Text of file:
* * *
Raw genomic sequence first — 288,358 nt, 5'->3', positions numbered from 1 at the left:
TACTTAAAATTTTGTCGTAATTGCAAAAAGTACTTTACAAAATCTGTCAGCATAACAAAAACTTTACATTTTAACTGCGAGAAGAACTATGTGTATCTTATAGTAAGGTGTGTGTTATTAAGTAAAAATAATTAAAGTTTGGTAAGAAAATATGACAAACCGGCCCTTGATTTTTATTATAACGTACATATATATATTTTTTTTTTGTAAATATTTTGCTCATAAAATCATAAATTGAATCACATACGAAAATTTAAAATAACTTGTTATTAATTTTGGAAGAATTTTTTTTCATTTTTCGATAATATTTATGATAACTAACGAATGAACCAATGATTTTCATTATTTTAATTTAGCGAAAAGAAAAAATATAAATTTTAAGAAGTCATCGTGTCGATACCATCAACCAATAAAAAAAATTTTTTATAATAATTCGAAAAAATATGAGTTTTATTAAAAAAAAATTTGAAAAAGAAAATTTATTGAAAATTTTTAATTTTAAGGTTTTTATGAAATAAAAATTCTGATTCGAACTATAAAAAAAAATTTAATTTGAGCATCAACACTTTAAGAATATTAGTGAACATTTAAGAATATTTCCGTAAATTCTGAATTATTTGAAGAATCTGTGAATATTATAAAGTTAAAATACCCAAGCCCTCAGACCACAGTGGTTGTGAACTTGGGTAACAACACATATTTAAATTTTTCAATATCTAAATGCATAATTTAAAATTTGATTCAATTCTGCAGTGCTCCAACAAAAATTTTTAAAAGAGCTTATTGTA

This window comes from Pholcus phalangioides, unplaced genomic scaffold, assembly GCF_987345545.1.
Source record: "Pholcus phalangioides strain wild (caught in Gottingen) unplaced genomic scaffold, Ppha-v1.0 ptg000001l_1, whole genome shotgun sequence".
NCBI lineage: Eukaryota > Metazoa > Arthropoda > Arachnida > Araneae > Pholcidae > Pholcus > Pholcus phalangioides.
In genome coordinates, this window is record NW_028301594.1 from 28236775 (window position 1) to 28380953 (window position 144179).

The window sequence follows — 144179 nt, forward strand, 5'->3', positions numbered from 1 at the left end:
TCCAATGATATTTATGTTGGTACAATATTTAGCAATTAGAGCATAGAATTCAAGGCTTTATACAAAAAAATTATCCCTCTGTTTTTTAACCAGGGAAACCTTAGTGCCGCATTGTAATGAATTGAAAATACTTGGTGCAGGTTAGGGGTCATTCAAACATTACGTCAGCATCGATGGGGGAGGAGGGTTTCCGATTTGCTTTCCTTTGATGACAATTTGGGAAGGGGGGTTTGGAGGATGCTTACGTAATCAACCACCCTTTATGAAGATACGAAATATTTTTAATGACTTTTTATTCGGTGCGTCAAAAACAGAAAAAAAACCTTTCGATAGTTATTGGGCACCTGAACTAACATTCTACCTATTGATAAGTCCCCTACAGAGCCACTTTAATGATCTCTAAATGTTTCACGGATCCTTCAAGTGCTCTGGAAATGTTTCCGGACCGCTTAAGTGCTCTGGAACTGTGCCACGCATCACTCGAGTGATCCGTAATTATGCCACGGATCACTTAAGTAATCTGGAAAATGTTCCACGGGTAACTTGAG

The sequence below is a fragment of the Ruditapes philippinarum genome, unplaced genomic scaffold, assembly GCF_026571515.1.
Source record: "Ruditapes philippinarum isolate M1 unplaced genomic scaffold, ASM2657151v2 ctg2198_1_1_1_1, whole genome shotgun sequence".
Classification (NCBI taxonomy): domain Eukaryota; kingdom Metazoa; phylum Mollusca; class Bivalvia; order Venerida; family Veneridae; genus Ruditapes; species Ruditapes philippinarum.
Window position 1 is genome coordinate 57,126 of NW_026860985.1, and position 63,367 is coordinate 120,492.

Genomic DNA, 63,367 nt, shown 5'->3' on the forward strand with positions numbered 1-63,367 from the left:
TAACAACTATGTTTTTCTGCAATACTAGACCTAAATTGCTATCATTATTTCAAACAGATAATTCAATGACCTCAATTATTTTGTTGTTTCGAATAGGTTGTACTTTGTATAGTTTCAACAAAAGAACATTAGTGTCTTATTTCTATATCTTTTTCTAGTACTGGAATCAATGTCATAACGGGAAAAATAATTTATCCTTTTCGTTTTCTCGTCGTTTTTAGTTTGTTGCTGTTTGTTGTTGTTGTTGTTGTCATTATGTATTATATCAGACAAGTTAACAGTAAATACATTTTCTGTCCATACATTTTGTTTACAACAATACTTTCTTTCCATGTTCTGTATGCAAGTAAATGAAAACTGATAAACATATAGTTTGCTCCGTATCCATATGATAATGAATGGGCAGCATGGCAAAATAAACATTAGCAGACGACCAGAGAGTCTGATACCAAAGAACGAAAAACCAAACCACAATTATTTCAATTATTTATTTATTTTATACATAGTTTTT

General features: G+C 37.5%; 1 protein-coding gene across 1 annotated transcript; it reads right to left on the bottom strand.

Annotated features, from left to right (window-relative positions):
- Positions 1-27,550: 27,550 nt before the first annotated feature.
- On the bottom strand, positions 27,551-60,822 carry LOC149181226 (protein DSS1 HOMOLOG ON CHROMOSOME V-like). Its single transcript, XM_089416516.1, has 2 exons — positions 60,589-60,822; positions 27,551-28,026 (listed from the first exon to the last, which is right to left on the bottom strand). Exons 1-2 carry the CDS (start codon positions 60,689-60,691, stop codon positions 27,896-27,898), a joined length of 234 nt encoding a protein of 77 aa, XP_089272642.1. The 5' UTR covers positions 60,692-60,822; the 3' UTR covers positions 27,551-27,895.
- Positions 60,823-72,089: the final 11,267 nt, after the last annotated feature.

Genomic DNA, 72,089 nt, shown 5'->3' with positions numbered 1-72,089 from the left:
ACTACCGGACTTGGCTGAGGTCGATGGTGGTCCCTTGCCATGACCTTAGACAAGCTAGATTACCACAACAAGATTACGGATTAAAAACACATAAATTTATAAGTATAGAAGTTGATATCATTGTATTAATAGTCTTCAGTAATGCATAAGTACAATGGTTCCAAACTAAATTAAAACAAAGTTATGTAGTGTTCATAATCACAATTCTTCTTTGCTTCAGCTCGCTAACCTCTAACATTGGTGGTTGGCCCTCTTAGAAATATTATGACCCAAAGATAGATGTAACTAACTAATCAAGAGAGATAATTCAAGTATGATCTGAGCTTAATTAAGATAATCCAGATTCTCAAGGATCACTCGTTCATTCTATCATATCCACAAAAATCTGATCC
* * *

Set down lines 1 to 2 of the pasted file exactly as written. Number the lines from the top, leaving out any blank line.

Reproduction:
Raw genomic sequence first — 288,358 nt, 5'->3', positions numbered from 1 at the left:
TACTTAAAATTTTGTCGTAATTGCAAAAAGTACTTTACAAAATCTGTCAGCATAACAAAAACTTTACATTTTAACTGCGAGAAGAACTATGTGTATCTTATAGTAAGGTGTGTGTTATTAAGTAAAAATAATTAAAGTTTGGTAAGAAAATATGACAAACCGGCCCTTGATTTTTATTATAACGTACATATATATATTTTTTTTTTGTAAATATTTTGCTCATAAAATCATAAATTGAATCACATACGAAAATTTAAAATAACTTGTTATTAATTTTGGAAGAATTTTTTTTCATTTTTCGATAATATTTATGATAACTAACGAATGAACCAATGATTTTCATTATTTTAATTTAGCGAAAAGAAAAAATATAAATTTTAAGAAGTCATCGTGTCGATACCATCAACCAATAAAAAAAATTTTTTATAATAATTCGAAAAAATATGAGTTTTATTAAAAAAAAATTTGAAAAAGAAAATTTATTGAAAATTTTTAATTTTAAGGTTTTTATGAAATAAAAATTCTGATTCGAACTATAAAAAAAAATTTAATTTGAGCATCAACACTTTAAGAATATTAGTGAACATTTAAGAATATTTCCGTAAATTCTGAATTATTTGAAGAATCTGTGAATATTATAAAGTTAAAATACCCAAGCCCTCAGACCACAGTGGTTGTGAACTTGGGTAACAACACATATTTAAATTTTTCAATATCTAAATGCATAATTTAAAATTTGATTCAATTCTGCAGTGCTCCAACAAAAATTTTTAAAAGAGCTTATTGTA